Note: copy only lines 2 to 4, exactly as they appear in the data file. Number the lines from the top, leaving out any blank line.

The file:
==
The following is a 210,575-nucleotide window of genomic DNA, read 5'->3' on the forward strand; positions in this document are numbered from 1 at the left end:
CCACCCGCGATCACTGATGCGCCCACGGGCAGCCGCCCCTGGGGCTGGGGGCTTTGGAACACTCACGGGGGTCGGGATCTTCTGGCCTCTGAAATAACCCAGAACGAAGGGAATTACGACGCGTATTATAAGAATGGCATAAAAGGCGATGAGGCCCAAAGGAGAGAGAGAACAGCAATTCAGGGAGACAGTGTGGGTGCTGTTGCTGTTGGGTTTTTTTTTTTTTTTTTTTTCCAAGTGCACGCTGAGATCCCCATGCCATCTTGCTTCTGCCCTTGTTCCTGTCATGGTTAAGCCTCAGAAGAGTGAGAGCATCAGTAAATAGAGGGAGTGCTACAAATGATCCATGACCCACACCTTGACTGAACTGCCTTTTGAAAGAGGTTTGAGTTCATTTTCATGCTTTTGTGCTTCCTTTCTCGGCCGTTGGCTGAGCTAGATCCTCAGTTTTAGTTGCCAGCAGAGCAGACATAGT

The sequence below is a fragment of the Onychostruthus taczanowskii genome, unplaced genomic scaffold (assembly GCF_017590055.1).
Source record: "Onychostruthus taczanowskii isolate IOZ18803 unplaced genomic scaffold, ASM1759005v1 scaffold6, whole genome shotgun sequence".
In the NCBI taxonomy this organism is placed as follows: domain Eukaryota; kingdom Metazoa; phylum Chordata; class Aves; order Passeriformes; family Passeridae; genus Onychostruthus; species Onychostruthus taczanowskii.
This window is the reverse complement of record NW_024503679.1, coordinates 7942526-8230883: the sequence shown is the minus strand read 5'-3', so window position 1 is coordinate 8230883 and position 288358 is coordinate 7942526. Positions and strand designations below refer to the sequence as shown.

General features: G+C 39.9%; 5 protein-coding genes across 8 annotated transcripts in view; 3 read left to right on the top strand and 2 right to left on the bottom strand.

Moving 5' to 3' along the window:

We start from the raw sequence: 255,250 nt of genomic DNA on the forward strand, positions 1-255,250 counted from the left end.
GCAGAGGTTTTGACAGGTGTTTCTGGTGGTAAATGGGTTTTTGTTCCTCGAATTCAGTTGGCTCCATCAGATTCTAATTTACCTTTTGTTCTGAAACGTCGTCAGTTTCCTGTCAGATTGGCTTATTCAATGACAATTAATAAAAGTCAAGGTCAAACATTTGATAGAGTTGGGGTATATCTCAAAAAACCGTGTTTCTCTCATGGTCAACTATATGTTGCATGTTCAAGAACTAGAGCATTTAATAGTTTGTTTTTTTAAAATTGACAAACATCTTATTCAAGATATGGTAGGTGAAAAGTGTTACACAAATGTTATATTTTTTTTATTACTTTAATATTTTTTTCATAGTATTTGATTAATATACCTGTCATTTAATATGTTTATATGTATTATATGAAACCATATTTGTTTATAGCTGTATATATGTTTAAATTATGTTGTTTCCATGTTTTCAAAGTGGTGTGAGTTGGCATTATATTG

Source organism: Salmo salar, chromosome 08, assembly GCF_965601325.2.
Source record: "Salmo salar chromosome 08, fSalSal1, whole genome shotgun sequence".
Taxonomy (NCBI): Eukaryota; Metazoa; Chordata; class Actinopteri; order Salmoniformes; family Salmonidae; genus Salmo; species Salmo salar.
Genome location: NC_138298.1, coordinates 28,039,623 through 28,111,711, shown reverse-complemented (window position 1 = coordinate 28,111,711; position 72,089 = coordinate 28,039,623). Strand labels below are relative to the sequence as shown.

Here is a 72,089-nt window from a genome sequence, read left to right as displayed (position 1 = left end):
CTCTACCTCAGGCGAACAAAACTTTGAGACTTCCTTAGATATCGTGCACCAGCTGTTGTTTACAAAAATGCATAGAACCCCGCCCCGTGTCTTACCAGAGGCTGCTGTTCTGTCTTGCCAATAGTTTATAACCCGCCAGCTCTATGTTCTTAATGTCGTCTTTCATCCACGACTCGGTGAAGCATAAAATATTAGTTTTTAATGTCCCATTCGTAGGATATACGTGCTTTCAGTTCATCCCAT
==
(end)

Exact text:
CCACCCGCGATCACTGATGCGCCCACGGGCAGCCGCCCCTGGGGCTGGGGGCTTTGGAACACTCACGGGGGTCGGGATCTTCTGGCCTCTGAAATAACCCAGAACGAAGGGAATTACGACGCGTATTATAAGAATGGCATAAAAGGCGATGAGGCCCAAAGGAGAGAGAGAACAGCAATTCAGGGAGACAGTGTGGGTGCTGTTGCTGTTGGGTTTTTTTTTTTTTTTTTTTTCCAAGTGCACGCTGAGATCCCCATGCCATCTTGCTTCTGCCCTTGTTCCTGTCATGGTTAAGCCTCAGAAGAGTGAGAGCATCAGTAAATAGAGGGAGTGCTACAAATGATCCATGACCCACACCTTGACTGAACTGCCTTTTGAAAGAGGTTTGAGTTCATTTTCATGCTTTTGTGCTTCCTTTCTCGGCCGTTGGCTGAGCTAGATCCTCAGTTTTAGTTGCCAGCAGAGCAGACATAGT

The sequence below is a fragment of the Onychostruthus taczanowskii genome, unplaced genomic scaffold (assembly GCF_017590055.1).
Source record: "Onychostruthus taczanowskii isolate IOZ18803 unplaced genomic scaffold, ASM1759005v1 scaffold6, whole genome shotgun sequence".